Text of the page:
I prefer to stick to the tributaries, smaller streams and spring creeks. There is just something about stalking big wary trout and tight undercut banks. I just am not a big fan of big waters and floating. My current fly rod arsenal is made up of a Winston DL4 9ft 6wt and WT 7′ 3wt. The 3wt has been my all around rod for a couple of years now. I have tried others Sage, Orvis etc. but have come to love Winston Rods. During my last few trips out west I came to realize I wanted something with a little more kick to handle smaller hoppers and streamers and to give me a little more distance.
When I received my 3wt Winston, I was a little disappointed in the craftsmanship. Glue finger prints on the reel seat, crooked logos etc. However, The rod its self casts like a dream just as you would expect from a green stick.
In preparation for a trip out west this fall, I decided I would add a 4wt that should handle up 95% of my fishing and leave the 3wt for smaller mountain streams. At first it was natural that I return to Winston. The logical choice was a 8′ TMF or a Boron II. As I was looking at them, I could not get over the disappointment of the 3wt so, I decided to consider others.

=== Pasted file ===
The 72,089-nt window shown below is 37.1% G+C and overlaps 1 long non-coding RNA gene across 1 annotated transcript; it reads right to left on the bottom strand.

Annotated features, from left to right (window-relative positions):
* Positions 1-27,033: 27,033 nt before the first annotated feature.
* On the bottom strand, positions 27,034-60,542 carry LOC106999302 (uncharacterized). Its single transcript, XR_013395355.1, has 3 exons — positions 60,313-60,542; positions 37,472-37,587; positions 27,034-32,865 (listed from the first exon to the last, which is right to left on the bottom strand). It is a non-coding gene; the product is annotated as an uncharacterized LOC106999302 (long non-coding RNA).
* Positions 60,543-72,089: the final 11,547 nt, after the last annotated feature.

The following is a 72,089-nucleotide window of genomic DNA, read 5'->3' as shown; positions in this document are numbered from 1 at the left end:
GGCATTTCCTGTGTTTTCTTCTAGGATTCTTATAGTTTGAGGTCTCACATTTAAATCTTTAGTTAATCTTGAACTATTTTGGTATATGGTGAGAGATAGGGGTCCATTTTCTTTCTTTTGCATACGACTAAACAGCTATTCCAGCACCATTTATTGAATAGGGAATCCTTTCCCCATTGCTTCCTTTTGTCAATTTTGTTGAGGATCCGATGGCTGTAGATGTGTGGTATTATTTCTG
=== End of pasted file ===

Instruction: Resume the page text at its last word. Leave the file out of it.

Scott Fly Rods has been making a splash on the rod scene for a couple years now and I figured I would give them a look. They are marketing the new G2 as a technical water rod and this just seemed to fit the bill. After speaking with them a couple of times via email, I decided to visit the local fly shop for a closer look.
The local fly shop only had one G2 8’4” 4wt. After handling it and noticing some unique design features, I decide this was it. The G2 is very light at 2.6oz, Scott does not smooth out the blanks so, the rod has a ribbed feel down the length. The western grip was made from a nice grade of cork and sanded down enough to fit smaller hands. This also shaves weight off. The rod comes with an aluminum case and rod bag. The rod bag is not as nice as the embroidered version that comes with Winstons, but does have a handy string for tying things tight. The craftsmanship is superb. Not a single nick or scratch on it anywhere. The burled maple insert is also a very nice touch. One unique feature is the measuring wraps. These can be used as a measuring tool for measuring your catch. My favorite feature is the alignment dots.
These are placed on every ferrule and help in aligning the guides. I think this is one of the best features show how well the rod was thought out. The true test will come this fall when I put the rod too the test on some western streams. Check back this fall for part two of the review.